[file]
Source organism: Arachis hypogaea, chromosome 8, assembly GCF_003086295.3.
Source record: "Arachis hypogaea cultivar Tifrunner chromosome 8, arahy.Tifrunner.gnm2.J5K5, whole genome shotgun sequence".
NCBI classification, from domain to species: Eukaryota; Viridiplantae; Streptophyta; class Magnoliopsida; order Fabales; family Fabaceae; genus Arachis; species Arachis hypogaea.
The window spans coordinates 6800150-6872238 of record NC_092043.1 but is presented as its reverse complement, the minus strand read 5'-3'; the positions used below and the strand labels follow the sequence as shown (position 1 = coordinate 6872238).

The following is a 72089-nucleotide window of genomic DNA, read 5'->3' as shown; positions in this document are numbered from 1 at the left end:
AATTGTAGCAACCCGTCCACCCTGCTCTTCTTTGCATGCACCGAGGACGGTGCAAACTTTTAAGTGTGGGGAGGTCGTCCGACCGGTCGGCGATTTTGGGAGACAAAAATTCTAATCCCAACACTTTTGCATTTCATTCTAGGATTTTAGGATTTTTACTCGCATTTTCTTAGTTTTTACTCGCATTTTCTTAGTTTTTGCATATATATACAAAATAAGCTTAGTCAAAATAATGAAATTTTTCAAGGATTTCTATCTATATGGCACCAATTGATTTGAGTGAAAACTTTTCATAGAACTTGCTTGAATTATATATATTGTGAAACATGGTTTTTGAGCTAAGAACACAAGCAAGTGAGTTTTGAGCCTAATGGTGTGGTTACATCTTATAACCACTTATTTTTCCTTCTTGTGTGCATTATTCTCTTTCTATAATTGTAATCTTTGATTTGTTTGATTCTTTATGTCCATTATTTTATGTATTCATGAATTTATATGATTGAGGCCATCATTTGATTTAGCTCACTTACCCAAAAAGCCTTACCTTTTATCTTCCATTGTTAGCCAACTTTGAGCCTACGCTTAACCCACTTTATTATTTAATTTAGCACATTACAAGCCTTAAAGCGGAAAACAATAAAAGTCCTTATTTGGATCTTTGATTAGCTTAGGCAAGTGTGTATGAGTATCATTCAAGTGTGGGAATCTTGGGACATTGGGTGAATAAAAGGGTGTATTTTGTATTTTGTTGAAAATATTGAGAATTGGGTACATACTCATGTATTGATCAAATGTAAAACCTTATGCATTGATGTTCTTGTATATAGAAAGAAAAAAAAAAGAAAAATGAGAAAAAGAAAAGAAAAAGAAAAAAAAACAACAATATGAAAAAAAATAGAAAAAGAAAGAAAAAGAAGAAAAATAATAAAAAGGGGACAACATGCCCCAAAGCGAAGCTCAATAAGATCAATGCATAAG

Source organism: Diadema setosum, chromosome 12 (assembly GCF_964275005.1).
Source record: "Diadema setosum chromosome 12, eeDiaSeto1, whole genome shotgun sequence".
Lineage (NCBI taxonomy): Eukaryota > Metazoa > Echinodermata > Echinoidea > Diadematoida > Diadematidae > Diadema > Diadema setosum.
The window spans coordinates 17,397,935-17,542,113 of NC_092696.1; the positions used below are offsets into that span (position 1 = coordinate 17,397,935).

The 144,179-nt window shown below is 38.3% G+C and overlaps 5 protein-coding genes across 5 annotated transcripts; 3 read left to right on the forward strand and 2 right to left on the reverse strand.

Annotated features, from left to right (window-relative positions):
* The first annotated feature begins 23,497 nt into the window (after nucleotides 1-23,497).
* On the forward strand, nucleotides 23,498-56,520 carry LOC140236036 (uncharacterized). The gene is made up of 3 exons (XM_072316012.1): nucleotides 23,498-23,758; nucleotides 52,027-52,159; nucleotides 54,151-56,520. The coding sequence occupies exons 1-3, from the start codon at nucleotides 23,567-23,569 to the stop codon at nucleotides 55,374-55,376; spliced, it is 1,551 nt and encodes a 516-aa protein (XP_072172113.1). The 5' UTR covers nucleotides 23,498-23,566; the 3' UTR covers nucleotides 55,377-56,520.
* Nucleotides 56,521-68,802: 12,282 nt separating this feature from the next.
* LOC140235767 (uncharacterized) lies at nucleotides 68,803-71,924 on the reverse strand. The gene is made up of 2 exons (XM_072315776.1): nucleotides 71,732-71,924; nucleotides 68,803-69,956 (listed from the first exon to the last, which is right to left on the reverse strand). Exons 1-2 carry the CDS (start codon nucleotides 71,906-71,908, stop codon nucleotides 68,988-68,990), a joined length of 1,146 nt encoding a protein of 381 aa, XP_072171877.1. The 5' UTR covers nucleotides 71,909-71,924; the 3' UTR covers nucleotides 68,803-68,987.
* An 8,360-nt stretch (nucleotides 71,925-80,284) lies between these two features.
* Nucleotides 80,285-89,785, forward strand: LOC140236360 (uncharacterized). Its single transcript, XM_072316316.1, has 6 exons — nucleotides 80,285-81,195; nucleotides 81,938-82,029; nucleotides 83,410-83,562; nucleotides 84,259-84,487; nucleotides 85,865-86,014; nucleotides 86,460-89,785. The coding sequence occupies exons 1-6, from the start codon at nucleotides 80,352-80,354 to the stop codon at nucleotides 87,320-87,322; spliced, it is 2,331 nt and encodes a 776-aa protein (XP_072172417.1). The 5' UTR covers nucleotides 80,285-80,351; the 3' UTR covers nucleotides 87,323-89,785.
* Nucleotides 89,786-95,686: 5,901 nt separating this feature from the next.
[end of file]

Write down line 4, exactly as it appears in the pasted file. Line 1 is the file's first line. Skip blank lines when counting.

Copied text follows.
The window spans coordinates 6800150-6872238 of record NC_092043.1 but is presented as its reverse complement, the minus strand read 5'-3'; the positions used below and the strand labels follow the sequence as shown (position 1 = coordinate 6872238).